Julian's Science Experiments
  • Famous Experiments and Inventions
  • The Scientific Method
  • Home Physics Experiments Physics Science Fair Projects Physics Videos Physics Jokes Warning!
       

    Heat Absorption
    Primary School Experiments
    For Science Labs, Lesson Plans, Class Activities & Science Fair Projects







    This experiment is courtesy of 

    Taking In The Heat

    Amount of Heat Absorbed


    Developers:

    Ms. Joan Daly
    Stony Creek Elementary
    Wissahickon School District

    Charles E. Jones, Ph.D.
    Formulation Chemicals
    Rohm and Haas Company


    Grade
    Levels:

    1 st (Adaptable K through 3)


    Disciplines:

    Weather, Temperature, Heat Absorption with different materials


    Goal:

    Students will learn through the scientific process that different textured materials can absorb more heat than others.


    Objectives:

    1. Students will understand how a thermometer can be used to measure the amount of heat absorbed into cotton, nylon, fake fur and terry.
    2. Students will begin to discover the concepts of time (hour), the position of clock numbers, the movement of clock hands for each hour.
    3. Students will learn that graphs can be used to show pictures of heat differences.
    4. Students will learn that some materials absorb more heat than others.
    5. Students can utilize verbal and written means to report results.


    Background:

    The sun gives us heat and light. Heat can change the form of some things. Most matter expands when it is heated and contracts when it is cooled. Liquids expand when heated and contract when cooled. Air temperature is the amount of heat in the air. It can be measured with a thermometer. The warm air spreads to warm the substance inside the thermometer. The substance expands as it is heated. (Teacher hint: Large group and small group discussions, observations and experiences about different materials the children use in different seasons can enrich children's experiences. Let the children model different fabrics used inside and outside in different seasons. Good show and tell activity.)


    Vocabulary:

    thermometer

    temperature

    materials


    Literature:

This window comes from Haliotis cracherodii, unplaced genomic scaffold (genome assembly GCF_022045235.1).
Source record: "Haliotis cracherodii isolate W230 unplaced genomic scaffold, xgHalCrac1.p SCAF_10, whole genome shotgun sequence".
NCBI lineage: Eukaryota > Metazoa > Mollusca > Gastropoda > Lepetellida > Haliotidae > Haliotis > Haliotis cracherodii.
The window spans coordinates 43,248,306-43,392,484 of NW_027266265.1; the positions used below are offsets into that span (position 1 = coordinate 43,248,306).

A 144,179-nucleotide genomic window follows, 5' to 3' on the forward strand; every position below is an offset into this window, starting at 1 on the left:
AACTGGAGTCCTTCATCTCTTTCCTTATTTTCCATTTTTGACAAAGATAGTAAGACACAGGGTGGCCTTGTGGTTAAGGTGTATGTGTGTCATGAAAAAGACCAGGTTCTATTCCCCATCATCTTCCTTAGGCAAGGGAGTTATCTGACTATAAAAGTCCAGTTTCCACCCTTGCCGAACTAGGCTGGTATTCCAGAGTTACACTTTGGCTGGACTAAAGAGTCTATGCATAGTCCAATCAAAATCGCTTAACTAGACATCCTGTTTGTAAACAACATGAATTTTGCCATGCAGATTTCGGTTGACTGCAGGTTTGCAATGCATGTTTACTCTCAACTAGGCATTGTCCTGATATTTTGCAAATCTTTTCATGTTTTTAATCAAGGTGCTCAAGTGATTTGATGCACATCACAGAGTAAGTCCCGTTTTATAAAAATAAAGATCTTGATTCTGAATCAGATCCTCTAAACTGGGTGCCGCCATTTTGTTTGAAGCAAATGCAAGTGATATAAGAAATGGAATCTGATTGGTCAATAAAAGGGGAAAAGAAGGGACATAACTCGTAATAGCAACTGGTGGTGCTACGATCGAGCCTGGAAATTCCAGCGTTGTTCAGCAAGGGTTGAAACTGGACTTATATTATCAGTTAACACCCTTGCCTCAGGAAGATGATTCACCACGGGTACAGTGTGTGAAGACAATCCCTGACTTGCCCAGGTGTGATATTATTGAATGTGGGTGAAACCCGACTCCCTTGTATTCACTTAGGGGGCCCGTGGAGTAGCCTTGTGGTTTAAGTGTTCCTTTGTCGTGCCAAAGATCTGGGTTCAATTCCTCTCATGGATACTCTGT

Gibbons, Gail

    Maestro, Betsy

     

    Weather Words and What They Mean

    Temperature and You

    Through the Year With Harriet

    Mollel, Telowa M.

    Rodgers, Paul

    Tresselt, Alvin K.

    A Promise to the Sun

    What Will the Weather Be Like Today?

    Sun Up


    Materials:

    1. Five thermometers.
    2. Early childhood hint: With young children it is best to use Enviro-SafeR Thermometers (non mercury).
    3. Four pieces of material sewed into rectangular sacks with one side open. The four pieces of material should be cotton, nylon, fake fur and terry, all white or the same color.
    4. Premade graphing sheets.
    5. A sunny area in a classroom.
    6. Strips of colored oak tag (1/4" x 6") - red, yellow, purple, green and black.
    7. Early childhood hint: Since children are just learning to read thermometers, mount each thermometer on a strip of oak tag 1" x 10" long. (Make sure all oak tag is the same color.)
    8. Timer and model clocks.


    Procedure:

    1. Lay out the four different material sacks so that each one gets the same amount of sun.
    2. Insert a thermometer in each sack.
    3. Place the edge of the opening at the 0 o C mark of the thermometer.
    4. Let them sit for one hour in the sun. (Use model clock to show start/finish).
    5. Remove thermometers and read temperature.
    6. Early childhood hint: Since children are learning to read thermometers, measure temperature by drawing a line next to the top of the green mercury.
    7. Place the reading on your graph making sure the 0 o C is on the 0 o C line.
    8. Compare/Contrast.
    9. Write which material absorbs the most heat or write whatever the graph tells them.


    Management (for early childhood):

    1. Teacher demonstrates the experiment to the whole class first.

    2. Then small mixed ability groups (4) will work at learning centers.

    3. Before sending groups to learning centers, teacher can summarize experiment by "reading" the directions at the learning center.


    Learning Center Directions:

    First

    1

    LOOK at the Thermometers

    Second

    2

    Wait 1 hour

    Fix clock

    Third

    3

    Paste the Oak tag

    cotton nylon fake fur terry  nothing

    Fourth

    4

    Color up to the line

    cotton -red

    nylon -yellow

    fake fur-purple

    terry -green

    control -black

    Fifth

    5

    Put in order

    1 warmest

    2

    3

    4

    5 coolest

    Sixth

    6

    Write

    Early Childhood Hint: Keep vocabulary words displayed so children can incorporate them into their writing.

    red

    yellow

    purple

    green

    black

    absorbs

    heat

    most

    least

    more

    less

    than

    terry

    cotton

    nylon

    fake fur

    control


    Questions:

    1. Which material absorbs the most heat?
    2. Which material absorbs the least amount of heat?
    3. Can you predict which material will keep ice from melting?
    4. Which material do you think will keep you the coolest?
    5. Which material do you think will keep you the warmest?

    Extension Questions:

    6. Which material would be best for summer? Which material would be best for winter?

    7. Which material would you wear in Alaska? Which material would you wear in Hawaii?

    8. Would the same materials in different colors give us the same results?



    This experiment is courtesy of 



    My Dog Kelly

    Follow Us On:
           

    Privacy Policy - Site Map - About Us - Letters to the Editor

    Comments and inquiries could be addressed to:
    webmaster@julianTrubin.com


    Last updated: June 2013
    Copyright 2003-2013 Julian Rubin